New mums hit back at 'fat and lazy' claims

FEEL THE BURN, BABY: Local mums Rebecah Lockart with baby Hannah, Natalie Deacon with Nate, and Beth Townsend with Alexander do light dancing and exercise at Kangatraining New England. Photo: Barry Smith 270814BSA03

FEEL THE BURN, BABY: Local mums Rebecah Lockart with baby Hannah, Natalie Deacon with Nate, and Beth Townsend with Alexander do light dancing and exercise at Kangatraining New England. Photo: Barry Smith 270814BSA03

CONTROVERSIAL statements from a fitness instructor about new mothers being “fat” and “lazy” has sparked outrage among Tamworth mums. 

The statement came from Sydney-based trainer Allan Trinh, who told “lazy new mums” to “get off the couch and start exercising”.

The hard-line attitude provoked a swift backlash from local mothers, who were quick to point out that Mr Trinh had never given birth himself. 

Local woman Frances Smith, who gave birth to five children and is a stepmother to three more, said rather than piling on pressure about physical appearance, people should be concerned with the mental wellbeing of new mothers – especially those who suffer postnatal depression.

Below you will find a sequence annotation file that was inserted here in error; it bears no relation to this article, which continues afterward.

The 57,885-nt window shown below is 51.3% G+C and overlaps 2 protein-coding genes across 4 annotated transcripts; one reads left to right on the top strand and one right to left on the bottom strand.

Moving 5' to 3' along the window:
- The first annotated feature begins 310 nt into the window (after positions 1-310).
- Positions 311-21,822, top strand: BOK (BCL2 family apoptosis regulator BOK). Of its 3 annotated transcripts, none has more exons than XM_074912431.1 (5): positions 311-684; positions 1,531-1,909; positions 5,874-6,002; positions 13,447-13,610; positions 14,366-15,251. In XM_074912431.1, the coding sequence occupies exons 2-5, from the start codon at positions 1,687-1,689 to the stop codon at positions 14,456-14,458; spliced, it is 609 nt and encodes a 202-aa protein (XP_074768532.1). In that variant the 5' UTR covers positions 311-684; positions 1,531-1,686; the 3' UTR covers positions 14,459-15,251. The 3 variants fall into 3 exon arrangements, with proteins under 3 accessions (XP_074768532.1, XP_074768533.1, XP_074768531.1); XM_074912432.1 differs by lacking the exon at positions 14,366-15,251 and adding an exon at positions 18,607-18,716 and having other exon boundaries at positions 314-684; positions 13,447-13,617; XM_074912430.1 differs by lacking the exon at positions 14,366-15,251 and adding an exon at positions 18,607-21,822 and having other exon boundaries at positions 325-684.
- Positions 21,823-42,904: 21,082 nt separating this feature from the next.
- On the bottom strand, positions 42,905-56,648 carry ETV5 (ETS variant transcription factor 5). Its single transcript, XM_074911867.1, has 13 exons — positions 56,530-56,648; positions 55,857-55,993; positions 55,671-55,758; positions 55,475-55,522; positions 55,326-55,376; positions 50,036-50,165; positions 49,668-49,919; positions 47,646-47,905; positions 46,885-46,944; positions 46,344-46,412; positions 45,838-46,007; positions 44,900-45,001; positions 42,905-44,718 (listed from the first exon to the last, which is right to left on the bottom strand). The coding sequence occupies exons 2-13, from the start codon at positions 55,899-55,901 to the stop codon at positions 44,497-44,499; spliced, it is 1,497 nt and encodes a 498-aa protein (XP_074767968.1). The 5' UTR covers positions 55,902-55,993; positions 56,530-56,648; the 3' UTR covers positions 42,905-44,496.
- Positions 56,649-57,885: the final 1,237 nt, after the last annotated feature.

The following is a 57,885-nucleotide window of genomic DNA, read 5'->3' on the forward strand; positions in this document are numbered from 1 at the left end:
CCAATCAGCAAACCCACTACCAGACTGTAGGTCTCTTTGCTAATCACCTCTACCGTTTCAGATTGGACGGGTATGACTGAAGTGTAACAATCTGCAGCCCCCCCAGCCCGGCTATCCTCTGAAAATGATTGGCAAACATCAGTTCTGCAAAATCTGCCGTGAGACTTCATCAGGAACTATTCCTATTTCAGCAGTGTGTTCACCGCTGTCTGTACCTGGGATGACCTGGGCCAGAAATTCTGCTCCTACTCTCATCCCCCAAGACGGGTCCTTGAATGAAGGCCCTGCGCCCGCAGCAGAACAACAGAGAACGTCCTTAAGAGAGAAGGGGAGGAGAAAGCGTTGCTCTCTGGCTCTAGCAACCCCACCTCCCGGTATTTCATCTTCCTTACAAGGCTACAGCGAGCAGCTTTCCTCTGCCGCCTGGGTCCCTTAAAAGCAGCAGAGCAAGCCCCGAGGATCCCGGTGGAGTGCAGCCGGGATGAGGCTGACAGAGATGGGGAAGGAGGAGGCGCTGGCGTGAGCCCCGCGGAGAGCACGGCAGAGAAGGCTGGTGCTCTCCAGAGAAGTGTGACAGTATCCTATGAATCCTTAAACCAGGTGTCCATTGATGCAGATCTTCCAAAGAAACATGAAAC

“I think it’s uncalled for and definitely unfair,” Mrs Smith said.

“You’re told not to lift anything heavier than your newborn for six weeks after giving birth, especially if you’ve had a Caesarean.”

Barraba mother of seven Jenny Carroll said exercising was “easier said than done” after childbirth. 

She said caring for several children, including a newborn, means being constantly on the go; getting children dressed, fed and ready for school, cleaning up after the whirlwind of the morning, grocery shopping and caring for a baby throughout the day and night. 

“As a breastfeeding mother, it can take quite a number of hours to sit and feed your baby,” Mrs Carroll said. 

“Not every mother can afford a personal trainer.”

Local Kangatrainer Natalie Deacon said exercise could help new mums, but comments like Trinh’s were unhelpful. 

“After you have a newborn, exercise is a little more complicated,” Mrs Deacon said. 

She said her new mum classes, which had doubled in size since beginning last year, were non-judgemental. 

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